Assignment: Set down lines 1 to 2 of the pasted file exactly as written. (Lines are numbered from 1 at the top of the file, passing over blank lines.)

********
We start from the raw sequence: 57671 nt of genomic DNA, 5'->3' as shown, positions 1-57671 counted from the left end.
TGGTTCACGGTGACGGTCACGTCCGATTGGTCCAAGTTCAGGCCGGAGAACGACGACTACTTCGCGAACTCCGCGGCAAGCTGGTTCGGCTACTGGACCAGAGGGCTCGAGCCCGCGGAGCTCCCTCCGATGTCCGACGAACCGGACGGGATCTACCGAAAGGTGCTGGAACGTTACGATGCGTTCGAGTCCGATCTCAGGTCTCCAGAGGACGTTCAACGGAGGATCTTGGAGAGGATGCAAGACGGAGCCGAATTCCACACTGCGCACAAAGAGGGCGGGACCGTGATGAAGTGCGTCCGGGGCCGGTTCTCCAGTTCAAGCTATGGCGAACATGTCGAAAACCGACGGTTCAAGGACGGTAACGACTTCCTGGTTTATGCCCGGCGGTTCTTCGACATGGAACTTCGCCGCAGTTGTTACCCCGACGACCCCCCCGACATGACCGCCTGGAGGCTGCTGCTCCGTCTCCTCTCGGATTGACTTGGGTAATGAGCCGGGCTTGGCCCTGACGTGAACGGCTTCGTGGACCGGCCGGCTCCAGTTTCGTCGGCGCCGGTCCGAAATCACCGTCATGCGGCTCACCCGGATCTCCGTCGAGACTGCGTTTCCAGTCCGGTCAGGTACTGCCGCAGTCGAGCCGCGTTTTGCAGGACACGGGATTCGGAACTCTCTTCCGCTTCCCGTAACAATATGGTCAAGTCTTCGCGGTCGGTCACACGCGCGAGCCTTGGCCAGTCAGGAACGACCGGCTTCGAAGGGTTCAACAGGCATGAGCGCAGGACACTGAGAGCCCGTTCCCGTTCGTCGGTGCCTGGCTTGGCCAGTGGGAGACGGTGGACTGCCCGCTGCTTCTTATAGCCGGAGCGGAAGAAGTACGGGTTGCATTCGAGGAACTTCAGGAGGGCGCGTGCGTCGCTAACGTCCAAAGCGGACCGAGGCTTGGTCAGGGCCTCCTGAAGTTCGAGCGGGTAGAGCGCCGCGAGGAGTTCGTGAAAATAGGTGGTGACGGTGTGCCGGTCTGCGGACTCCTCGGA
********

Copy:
We start from the raw sequence: 57671 nt of genomic DNA, 5'->3' as shown, positions 1-57671 counted from the left end.
TGGTTCACGGTGACGGTCACGTCCGATTGGTCCAAGTTCAGGCCGGAGAACGACGACTACTTCGCGAACTCCGCGGCAAGCTGGTTCGGCTACTGGACCAGAGGGCTCGAGCCCGCGGAGCTCCCTCCGATGTCCGACGAACCGGACGGGATCTACCGAAAGGTGCTGGAACGTTACGATGCGTTCGAGTCCGATCTCAGGTCTCCAGAGGACGTTCAACGGAGGATCTTGGAGAGGATGCAAGACGGAGCCGAATTCCACACTGCGCACAAAGAGGGCGGGACCGTGATGAAGTGCGTCCGGGGCCGGTTCTCCAGTTCAAGCTATGGCGAACATGTCGAAAACCGACGGTTCAAGGACGGTAACGACTTCCTGGTTTATGCCCGGCGGTTCTTCGACATGGAACTTCGCCGCAGTTGTTACCCCGACGACCCCCCCGACATGACCGCCTGGAGGCTGCTGCTCCGTCTCCTCTCGGATTGACTTGGGTAATGAGCCGGGCTTGGCCCTGACGTGAACGGCTTCGTGGACCGGCCGGCTCCAGTTTCGTCGGCGCCGGTCCGAAATCACCGTCATGCGGCTCACCCGGATCTCCGTCGAGACTGCGTTTCCAGTCCGGTCAGGTACTGCCGCAGTCGAGCCGCGTTTTGCAGGACACGGGATTCGGAACTCTCTTCCGCTTCCCGTAACAATATGGTCAAGTCTTCGCGGTCGGTCACACGCGCGAGCCTTGGCCAGTCAGGAACGACCGGCTTCGAAGGGTTCAACAGGCATGAGCGCAGGACACTGAGAGCCCGTTCCCGTTCGTCGGTGCCTGGCTTGGCCAGTGGGAGACGGTGGACTGCCCGCTGCTTCTTATAGCCGGAGCGGAAGAAGTACGGGTTGCATTCGAGGAACTTCAGGAGGGCGCGTGCGTCGCTAACGTCCAAAGCGGACCGAGGCTTGGTCAGGGCCTCCTGAAGTTCGAGCGGGTAGAGCGCCGCGAGGAGTTCGTGAAAATAGGTGGTGACGGTGTGCCGGTCTGCGGACTCCTCGGA